… and that was just the start.

Then, the stock market crashed and the accounting scandals set in.
Enron, Adelpia, Worldcom, and Arthur Andersen made the fallout from
the dotcom bust look like nothing.

… and that was still just the start.

While lying in bed listening to the radio, I heard that a private
pilot in a small plane had accidentally crashed into the World Trade
Center. Then, I watched the second one hit. Then, I watched them come
down.

To say things went from bad to worse would be a gross understatement.
As I started in disbelief with my fellow New Yorkers, I wondered where
my brother, a NYC Firefighter, was. Then it hit me: he was probably
dead.

Due to a simple twist of fate, he wasn’t dead–but many of his friends
were. It was at that time I really took a deep look inside and found
meaning in what happened that day and what happened to me when my
first business collapsed.

In my mind, I was being tested. Horrible things happen in life and I
was faced with several at the same time. From that point forward, my
goal was to not only get back to the level I was at when I was at the
top of my game, but to exceed it.

My goal was to be truly happy every day doing what I loved: running a
startup company. A year later, we started Weblogs, Inc., and 18 months
after that, we sold it. The darkest hour became the dawn, and it was
glorious.

If you’re failing right now, and if you’re suffering, you need to take
Kurnit’s test. You need to access where you’re at and you need to
fight on. You can give up, sure, but the truth is that when you give
up, you have to live with that fact for the rest of your life. For me,
living with having given up in tough times is a much worse fate than
certain failure.

If you fail, then by definition you have tried. But if you give up,
you didn’t.

Step One: How are you executing
————————————
It’s fairly easy to tell how well you’re executing, so let’s tackle
that up front. First, take a look at your plan and see where you are
in executing against it. Are you ahead, behind or on schedule? Second,
you can have everyone in your organization rank your product and its
various features on a scale of one to ten. Third, you have an outsider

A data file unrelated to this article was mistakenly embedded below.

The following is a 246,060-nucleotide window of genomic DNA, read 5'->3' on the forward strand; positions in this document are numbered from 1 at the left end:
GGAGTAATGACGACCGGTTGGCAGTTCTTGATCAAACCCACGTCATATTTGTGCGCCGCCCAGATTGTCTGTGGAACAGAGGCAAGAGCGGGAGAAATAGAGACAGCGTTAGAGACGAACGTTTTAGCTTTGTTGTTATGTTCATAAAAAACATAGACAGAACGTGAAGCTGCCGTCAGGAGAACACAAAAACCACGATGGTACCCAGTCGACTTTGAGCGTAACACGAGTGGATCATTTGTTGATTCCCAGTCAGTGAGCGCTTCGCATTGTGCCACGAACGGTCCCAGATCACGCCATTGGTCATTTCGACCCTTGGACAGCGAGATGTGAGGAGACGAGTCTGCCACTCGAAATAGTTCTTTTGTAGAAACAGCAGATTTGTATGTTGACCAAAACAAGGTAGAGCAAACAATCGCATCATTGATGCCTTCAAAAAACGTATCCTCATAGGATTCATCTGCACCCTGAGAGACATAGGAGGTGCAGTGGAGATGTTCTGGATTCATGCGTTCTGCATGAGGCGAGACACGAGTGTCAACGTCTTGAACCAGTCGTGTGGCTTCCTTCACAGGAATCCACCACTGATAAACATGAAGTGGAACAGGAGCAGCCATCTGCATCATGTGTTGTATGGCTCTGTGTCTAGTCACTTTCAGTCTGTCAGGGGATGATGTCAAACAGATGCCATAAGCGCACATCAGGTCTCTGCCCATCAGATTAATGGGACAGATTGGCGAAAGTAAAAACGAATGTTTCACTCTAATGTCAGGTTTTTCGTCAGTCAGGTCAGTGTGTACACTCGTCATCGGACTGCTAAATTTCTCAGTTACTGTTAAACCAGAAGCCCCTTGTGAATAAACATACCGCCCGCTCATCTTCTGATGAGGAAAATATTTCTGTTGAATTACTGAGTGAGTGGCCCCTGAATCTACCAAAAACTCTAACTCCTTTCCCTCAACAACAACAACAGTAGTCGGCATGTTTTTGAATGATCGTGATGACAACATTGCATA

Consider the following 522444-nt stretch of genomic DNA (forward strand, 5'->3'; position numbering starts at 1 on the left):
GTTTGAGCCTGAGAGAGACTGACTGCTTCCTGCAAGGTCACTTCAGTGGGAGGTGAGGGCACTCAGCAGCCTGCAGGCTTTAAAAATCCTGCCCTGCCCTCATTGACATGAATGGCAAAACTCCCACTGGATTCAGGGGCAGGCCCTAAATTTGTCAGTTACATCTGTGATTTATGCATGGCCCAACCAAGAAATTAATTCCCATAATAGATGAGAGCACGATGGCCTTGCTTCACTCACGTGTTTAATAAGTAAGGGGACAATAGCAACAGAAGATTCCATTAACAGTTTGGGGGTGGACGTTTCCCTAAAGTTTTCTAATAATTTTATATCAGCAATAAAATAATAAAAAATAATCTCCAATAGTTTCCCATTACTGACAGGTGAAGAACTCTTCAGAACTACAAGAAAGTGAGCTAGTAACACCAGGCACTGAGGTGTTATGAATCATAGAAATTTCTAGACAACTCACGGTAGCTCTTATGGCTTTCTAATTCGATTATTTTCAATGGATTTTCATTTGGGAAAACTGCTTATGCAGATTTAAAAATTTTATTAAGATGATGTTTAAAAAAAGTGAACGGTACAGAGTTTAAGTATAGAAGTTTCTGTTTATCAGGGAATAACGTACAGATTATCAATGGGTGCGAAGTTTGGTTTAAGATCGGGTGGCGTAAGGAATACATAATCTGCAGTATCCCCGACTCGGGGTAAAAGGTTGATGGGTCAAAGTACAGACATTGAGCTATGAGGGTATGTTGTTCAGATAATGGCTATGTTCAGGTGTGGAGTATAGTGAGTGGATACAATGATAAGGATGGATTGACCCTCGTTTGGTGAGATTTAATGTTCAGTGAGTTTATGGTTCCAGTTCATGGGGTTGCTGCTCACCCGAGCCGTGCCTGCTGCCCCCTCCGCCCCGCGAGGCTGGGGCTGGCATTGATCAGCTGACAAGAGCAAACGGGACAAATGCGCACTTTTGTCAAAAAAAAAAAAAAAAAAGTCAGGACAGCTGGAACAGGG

rank your product and features.

If you’re executing at an seven or eight or above, then you know
you’re doing well, but could be doing a little bit better. If you’re
executing under a seven, your problems could be execution-based. You
just may not be delivering the goods. If you were a restaurant, the
analogy would be that you’ve got the right ingredients and product,
but you’re just not preparing them well. This means you need to focus
on making the product better.

Another way to get a handle on how you’re executing is to take your
product and put it up against your two top competitors and do the
one-to-ten rating process. Rate yourself and your competitors on the
top 10 features of all three offerings. How many are you winning? If
you’re winning more than three, you’re ahead of the game. If you’re
three or behind, then you’re average or losing.

Execution is the easiest thing to fix, and you can do it one of two
ways: get the people in your organization to perform at a higher
level, or get higher-level folks into your organization.

It really is that simple: folks can either step up or step out.

Step Two: How good is your idea
————————————
Determining if you have the right idea is a little more complicated
since most great businesses do not finish where they start. Google
started as a search engine but bought Applied Semantics in order to
create their real business: text-based advertising.

Microsoft started by building programming software (Altair Basic), but
went on to make it’s business in operating systems, Microsoft Office
and servers.

If you’re idea is wrong, it really doesn’t matter. What matters is if
the original ideas allows you to evolve into your big idea.

In order to evolve, you must think like Darwin. Ask yourself: have you
adapted to your market? Have your customers asked you for something
different than you’re currently providing? Have you given it to them?
After you give them what they want, can you anticipate what they’ll
ask for next? Are those items following a theme?

At Silicon Alley Reporter, we started with a magazine and people loved
it. However, they wanted to get more frequent updates and asked us to
make it weekly. We reflected on this “ask” and came back with
something they didn’t even know they wanted: “the Silicon Alley Daily”
email newsletter. 40,000 folks subscribed to it in the first year and
it was a much more usable product than the magazine or the requested
weekly print newsletter that we passed on doing.

The market will tell you what it wants.  You just have to really
listen. Clearly, there was a market for the DEMO conference since it’s
being going on for years. However, they never listened to the “ask” of
the market: let the companies be selected based on merit, not their
ability to pay almost $20,000. Yes, I know it’s a self-serving
example, but those are the best ones. 🙂

When Mike Arrington and I founded the TechCrunch50 event, we didn’t
think it would grow to be 2-3x as large as DEMO after only one
year–but it did. The market had MASSIVE pent up demand for a
merit-based show and we tapped it. We evolved DEMO’s business model,
not our own.

Now, I’m left asking myself, “if I was trying to evolve TechCrunch50,
what would I do?”

Another example from personal experience with start up evolution has